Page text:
Wednesday, May 23, 2007

North Carolina Trip

Sue and I got home from Raleigh/Charlotte yesterday.  I have to say  that I was impressed with the sunny South.  When I was in Charlotte, we visited the downtown area where we were able to ride the free trolleys that the city fathers run there.  New buildings are everywhere. 

I really enjoyed visiting the First Presbyterian Church in Charlotte.  They have a service at 12pm on wednesdays with a meal for five dollars afterward.  The church is a great relief in this urban environment, and the minister and people of this church leave you wishing that you never had to go home. 

Charlotte is the birthplace of President James K. Polk.  They have a nice park there with a good movie on his life and times. 

Charlotte has several good museums but I didn't get to them. 

After two days, we drove the one hundred seventy miles to Raleigh.  Carolina drivers seem to practice their love of NASCAR on the road.  Speeds twenty mph over the limit were common as was cutting traffic.  Pretty agressive I think.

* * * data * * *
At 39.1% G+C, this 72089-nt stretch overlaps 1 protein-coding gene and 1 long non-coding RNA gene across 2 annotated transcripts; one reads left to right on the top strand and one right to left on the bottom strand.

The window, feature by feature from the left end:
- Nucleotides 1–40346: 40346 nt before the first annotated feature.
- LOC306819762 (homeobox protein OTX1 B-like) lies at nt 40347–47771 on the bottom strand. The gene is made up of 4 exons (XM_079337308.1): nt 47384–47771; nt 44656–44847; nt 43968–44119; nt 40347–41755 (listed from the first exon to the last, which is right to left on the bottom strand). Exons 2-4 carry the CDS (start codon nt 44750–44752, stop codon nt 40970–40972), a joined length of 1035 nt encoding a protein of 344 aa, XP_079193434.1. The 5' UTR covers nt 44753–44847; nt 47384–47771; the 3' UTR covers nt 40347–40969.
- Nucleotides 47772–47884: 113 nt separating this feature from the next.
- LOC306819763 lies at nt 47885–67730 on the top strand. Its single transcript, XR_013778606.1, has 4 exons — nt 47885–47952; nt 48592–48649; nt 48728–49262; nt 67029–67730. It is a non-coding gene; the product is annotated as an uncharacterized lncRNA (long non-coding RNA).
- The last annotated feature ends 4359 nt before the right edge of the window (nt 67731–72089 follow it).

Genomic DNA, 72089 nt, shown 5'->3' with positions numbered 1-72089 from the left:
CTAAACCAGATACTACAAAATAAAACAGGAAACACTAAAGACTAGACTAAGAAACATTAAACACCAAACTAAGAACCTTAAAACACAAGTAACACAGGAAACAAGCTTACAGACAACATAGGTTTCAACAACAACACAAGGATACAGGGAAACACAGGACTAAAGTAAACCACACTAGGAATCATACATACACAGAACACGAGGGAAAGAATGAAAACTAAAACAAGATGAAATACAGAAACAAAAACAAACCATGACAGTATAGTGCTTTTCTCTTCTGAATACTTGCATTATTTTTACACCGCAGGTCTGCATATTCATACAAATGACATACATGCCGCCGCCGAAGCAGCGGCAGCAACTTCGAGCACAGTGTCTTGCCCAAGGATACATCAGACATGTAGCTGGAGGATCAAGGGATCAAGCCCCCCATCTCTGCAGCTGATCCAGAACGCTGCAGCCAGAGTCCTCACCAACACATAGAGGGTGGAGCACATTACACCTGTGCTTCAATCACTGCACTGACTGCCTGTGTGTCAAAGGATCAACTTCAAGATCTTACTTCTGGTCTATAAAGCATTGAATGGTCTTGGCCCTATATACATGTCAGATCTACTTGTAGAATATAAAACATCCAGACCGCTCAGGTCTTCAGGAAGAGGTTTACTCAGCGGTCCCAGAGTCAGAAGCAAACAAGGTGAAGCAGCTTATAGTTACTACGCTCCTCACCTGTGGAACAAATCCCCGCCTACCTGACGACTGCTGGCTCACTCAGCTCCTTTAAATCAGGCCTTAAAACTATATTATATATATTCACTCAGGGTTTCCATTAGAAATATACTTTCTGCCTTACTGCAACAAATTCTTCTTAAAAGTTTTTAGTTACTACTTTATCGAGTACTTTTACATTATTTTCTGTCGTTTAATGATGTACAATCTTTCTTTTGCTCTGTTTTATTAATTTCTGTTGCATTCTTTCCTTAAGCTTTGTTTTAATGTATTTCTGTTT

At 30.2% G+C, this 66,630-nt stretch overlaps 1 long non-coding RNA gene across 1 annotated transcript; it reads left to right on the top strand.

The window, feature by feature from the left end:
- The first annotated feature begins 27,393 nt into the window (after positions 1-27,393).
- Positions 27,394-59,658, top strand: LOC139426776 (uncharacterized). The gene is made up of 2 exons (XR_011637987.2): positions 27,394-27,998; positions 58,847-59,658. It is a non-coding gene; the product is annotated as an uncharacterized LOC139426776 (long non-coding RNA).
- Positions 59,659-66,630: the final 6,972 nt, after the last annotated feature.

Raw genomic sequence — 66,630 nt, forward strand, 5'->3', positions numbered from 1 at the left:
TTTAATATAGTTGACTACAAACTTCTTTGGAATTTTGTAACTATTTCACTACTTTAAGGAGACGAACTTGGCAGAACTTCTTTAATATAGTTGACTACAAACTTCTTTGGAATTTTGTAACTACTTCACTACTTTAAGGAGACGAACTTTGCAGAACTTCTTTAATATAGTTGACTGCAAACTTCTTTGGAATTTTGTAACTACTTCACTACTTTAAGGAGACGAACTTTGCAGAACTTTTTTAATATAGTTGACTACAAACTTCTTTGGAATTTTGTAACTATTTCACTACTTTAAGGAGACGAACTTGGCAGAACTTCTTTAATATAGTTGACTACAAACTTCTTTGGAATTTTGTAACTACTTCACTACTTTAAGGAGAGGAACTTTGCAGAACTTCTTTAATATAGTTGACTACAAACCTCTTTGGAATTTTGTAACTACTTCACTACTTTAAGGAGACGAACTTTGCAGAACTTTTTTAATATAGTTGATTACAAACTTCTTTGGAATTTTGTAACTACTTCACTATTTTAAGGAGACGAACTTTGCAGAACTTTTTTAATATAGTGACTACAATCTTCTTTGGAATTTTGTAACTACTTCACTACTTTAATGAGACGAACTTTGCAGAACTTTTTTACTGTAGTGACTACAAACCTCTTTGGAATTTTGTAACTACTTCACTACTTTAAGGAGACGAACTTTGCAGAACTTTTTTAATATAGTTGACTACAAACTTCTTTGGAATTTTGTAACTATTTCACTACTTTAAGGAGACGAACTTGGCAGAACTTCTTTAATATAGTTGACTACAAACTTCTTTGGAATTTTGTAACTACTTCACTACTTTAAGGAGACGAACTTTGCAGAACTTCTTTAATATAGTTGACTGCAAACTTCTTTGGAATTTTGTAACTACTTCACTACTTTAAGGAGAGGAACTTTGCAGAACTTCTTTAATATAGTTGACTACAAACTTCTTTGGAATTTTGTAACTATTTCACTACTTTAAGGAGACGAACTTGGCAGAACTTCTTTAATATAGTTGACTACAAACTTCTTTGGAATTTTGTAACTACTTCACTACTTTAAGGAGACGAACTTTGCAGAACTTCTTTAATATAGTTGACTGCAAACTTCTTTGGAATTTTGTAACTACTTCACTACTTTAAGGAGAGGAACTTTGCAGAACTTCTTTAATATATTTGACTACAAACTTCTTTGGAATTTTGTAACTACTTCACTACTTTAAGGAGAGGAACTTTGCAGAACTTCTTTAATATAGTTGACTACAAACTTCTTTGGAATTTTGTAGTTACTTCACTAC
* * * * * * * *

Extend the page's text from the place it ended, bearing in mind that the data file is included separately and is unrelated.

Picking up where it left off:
We took a trolley tour of downtown Raleigh too.  This was diesel electric trolley which is new to me.  The tour guide did not drive the trolley.  She stood like we do in Bay City.  The tour was very similiar to ours and was quide good. 

Raleigh was having an art show so we went.  I would have stayed longer but we had other things to do. 

We visited the Mordacai Plantation where we saw the boyhood home of President Andrew Johnson.  The plantation was a four thousand acre farm originally. 

The piano forte was rectangular  and had candle shades that looked like small Roman standards setting on top.  These were to shield the pianists from the excessive heat of the candles.  The heat would melt their makeup.  In those days when small pox was too common, I bet they had a use. 

We left my son, Fred's, at 4:15 am to catch the 6am flight on USAIR to Charlotte.  In Charlotte we changed planes for Detroit.  Sue was at work in Saginaw by noon.  I couldn't help but think of my historical studies where I learned that the stage from Buffalo to Albany took about twelve days. 

It was a great trip,

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